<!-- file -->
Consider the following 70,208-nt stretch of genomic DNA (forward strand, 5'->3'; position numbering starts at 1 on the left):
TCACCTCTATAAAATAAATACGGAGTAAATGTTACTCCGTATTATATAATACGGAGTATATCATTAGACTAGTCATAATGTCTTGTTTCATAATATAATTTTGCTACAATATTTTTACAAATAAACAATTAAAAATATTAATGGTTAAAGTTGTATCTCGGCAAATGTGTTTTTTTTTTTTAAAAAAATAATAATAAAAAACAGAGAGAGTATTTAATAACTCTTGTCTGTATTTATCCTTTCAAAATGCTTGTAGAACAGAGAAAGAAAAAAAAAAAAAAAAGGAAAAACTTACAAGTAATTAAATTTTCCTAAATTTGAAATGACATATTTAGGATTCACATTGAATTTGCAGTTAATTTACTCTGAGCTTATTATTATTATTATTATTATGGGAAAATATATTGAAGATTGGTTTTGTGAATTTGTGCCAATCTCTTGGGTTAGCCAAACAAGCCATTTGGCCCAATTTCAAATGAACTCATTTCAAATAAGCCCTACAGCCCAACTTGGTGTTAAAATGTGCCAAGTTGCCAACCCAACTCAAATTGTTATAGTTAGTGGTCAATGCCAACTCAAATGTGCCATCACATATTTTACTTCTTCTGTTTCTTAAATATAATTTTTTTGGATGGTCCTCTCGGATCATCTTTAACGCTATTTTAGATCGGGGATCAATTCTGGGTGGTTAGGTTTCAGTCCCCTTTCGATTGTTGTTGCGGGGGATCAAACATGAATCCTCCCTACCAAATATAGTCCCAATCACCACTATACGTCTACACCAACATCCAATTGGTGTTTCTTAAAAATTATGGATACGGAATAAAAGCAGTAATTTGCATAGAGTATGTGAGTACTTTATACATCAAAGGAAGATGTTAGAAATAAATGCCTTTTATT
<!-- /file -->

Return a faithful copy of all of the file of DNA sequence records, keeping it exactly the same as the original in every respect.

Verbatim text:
Consider the following 70,208-nt stretch of genomic DNA (forward strand, 5'->3'; position numbering starts at 1 on the left):
TCACCTCTATAAAATAAATACGGAGTAAATGTTACTCCGTATTATATAATACGGAGTATATCATTAGACTAGTCATAATGTCTTGTTTCATAATATAATTTTGCTACAATATTTTTACAAATAAACAATTAAAAATATTAATGGTTAAAGTTGTATCTCGGCAAATGTGTTTTTTTTTTTTAAAAAAATAATAATAAAAAACAGAGAGAGTATTTAATAACTCTTGTCTGTATTTATCCTTTCAAAATGCTTGTAGAACAGAGAAAGAAAAAAAAAAAAAAAAGGAAAAACTTACAAGTAATTAAATTTTCCTAAATTTGAAATGACATATTTAGGATTCACATTGAATTTGCAGTTAATTTACTCTGAGCTTATTATTATTATTATTATTATGGGAAAATATATTGAAGATTGGTTTTGTGAATTTGTGCCAATCTCTTGGGTTAGCCAAACAAGCCATTTGGCCCAATTTCAAATGAACTCATTTCAAATAAGCCCTACAGCCCAACTTGGTGTTAAAATGTGCCAAGTTGCCAACCCAACTCAAATTGTTATAGTTAGTGGTCAATGCCAACTCAAATGTGCCATCACATATTTTACTTCTTCTGTTTCTTAAATATAATTTTTTTGGATGGTCCTCTCGGATCATCTTTAACGCTATTTTAGATCGGGGATCAATTCTGGGTGGTTAGGTTTCAGTCCCCTTTCGATTGTTGTTGCGGGGGATCAAACATGAATCCTCCCTACCAAATATAGTCCCAATCACCACTATACGTCTACACCAACATCCAATTGGTGTTTCTTAAAAATTATGGATACGGAATAAAAGCAGTAATTTGCATAGAGTATGTGAGTACTTTATACATCAAAGGAAGATGTTAGAAATAAATGCCTTTTATT